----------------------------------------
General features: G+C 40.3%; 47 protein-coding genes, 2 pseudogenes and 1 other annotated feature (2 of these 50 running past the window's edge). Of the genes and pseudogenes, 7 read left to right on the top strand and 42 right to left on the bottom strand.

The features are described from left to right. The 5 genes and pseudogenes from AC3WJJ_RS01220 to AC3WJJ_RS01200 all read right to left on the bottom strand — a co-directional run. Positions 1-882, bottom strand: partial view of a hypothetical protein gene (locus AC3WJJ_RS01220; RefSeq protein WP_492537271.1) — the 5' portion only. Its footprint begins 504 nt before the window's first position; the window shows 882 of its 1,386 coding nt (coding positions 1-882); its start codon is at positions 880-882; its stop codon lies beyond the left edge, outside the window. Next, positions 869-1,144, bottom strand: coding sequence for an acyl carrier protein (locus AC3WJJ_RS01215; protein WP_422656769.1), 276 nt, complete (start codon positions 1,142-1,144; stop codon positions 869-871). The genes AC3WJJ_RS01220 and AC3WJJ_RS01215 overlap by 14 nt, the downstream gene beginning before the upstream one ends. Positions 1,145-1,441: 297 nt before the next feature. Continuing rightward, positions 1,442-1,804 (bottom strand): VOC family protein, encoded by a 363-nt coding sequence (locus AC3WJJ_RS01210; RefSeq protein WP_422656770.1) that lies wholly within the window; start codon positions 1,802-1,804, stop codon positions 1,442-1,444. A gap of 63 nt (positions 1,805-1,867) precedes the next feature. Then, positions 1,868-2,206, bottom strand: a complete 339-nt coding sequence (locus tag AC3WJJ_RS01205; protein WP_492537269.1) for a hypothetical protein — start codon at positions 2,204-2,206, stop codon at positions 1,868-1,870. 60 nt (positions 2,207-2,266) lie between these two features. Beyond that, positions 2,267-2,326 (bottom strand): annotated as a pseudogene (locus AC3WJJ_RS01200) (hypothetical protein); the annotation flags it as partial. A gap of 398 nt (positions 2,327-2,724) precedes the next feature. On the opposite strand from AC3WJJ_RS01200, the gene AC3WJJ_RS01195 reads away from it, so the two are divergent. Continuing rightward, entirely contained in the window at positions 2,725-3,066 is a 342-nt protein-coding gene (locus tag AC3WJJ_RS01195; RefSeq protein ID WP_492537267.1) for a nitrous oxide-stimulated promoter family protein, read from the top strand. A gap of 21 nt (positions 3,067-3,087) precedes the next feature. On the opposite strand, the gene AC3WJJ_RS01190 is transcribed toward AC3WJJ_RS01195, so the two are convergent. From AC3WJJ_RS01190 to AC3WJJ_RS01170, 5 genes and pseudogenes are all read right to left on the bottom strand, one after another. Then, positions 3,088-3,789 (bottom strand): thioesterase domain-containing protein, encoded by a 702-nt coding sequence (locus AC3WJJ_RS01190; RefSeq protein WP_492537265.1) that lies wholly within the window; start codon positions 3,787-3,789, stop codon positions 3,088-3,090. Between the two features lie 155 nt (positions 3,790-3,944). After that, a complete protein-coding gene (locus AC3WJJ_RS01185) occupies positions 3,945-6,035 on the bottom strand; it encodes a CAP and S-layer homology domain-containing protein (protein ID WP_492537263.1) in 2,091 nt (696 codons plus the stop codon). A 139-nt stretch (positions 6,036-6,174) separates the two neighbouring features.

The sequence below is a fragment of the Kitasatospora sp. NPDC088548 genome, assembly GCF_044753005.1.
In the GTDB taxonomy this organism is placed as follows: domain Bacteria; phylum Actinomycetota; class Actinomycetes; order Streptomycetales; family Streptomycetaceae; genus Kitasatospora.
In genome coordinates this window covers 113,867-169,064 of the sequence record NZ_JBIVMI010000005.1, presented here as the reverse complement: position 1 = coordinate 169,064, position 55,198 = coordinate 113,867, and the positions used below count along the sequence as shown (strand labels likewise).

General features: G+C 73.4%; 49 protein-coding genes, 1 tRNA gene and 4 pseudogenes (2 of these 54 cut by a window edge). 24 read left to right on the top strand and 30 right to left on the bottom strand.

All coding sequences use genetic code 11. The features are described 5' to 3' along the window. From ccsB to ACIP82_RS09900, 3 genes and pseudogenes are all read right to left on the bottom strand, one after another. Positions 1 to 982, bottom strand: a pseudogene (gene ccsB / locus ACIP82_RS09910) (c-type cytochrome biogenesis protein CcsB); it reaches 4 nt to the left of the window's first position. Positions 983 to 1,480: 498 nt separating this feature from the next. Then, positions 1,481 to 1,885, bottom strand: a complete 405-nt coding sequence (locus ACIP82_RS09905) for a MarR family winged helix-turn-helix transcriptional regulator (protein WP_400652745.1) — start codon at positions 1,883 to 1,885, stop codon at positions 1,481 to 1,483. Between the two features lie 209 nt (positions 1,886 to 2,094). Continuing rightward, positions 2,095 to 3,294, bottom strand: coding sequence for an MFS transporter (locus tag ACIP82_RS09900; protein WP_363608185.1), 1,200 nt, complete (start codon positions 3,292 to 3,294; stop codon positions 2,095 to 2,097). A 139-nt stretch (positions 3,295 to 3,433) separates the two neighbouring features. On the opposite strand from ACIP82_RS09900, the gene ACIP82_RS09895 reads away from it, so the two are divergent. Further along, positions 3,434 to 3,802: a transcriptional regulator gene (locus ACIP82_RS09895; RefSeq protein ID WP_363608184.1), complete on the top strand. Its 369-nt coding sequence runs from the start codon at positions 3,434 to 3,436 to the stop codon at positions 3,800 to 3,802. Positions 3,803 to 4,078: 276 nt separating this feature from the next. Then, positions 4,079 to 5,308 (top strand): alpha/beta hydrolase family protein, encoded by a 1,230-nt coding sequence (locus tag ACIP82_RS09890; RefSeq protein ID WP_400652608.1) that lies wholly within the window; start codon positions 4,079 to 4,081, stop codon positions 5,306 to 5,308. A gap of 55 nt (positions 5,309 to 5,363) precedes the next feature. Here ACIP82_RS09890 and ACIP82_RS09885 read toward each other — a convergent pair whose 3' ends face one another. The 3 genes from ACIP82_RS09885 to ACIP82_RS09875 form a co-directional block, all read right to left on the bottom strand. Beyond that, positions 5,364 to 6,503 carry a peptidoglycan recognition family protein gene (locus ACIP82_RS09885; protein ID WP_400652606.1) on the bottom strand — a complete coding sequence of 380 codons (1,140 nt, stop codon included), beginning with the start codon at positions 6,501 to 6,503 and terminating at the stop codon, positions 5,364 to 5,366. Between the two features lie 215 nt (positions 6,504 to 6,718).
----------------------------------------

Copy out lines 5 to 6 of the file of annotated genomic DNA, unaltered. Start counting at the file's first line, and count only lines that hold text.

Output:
In genome coordinates this window covers 113,867-169,064 of the sequence record NZ_JBIVMI010000005.1, presented here as the reverse complement: position 1 = coordinate 169,064, position 55,198 = coordinate 113,867, and the positions used below count along the sequence as shown (strand labels likewise).

General features: G+C 73.4%; 49 protein-coding genes, 1 tRNA gene and 4 pseudogenes (2 of these 54 cut by a window edge). 24 read left to right on the top strand and 30 right to left on the bottom strand.